The initial IEP and subsequent IEPs amended at IEP meetings on September 22, 2016, October 27, 2016, November 9, 2016 and April 5, 2017, included positive behavioral interventions and strategies to address the student’s behavior, including extra space, use of fidgets, rewards for certain behaviors, and breaks. The student was also assigned a full time, one-to-one aide to help the student take and transition appropriately from breaks. District staff and the student’s parent also had networking meetings on October 5, 2016, December 7, 2016, and May 17, 2017. At these meetings, staff and the student’s parent discussed concerns about the student’s behavior between IEP meetings. The participants gave updates and shared their concerns about what was working or not working to improve the student’s behavior. The district properly provided numerous positive behavioral interventions and supports to the student.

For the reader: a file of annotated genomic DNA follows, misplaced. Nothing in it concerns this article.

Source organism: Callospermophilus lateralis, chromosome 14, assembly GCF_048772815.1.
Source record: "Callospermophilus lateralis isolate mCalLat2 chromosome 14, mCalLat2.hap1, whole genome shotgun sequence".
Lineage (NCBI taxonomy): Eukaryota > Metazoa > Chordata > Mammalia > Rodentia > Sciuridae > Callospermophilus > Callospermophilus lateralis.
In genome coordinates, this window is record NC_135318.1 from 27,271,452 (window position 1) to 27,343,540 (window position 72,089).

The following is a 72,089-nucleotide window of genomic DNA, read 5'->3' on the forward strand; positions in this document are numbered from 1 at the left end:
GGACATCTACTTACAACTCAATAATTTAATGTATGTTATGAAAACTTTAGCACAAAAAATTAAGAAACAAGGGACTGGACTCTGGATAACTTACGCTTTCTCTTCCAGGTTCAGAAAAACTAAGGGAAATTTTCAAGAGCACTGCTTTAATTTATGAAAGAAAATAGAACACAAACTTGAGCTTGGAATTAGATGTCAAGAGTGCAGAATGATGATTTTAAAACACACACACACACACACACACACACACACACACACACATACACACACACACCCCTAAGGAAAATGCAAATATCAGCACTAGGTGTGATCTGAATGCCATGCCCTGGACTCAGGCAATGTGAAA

This concludes our review of this complaint.


//signed CST:PMW 10/13/2017
Carolyn Stanford Taylor
Assistant State Superintendent
Division for Learning Support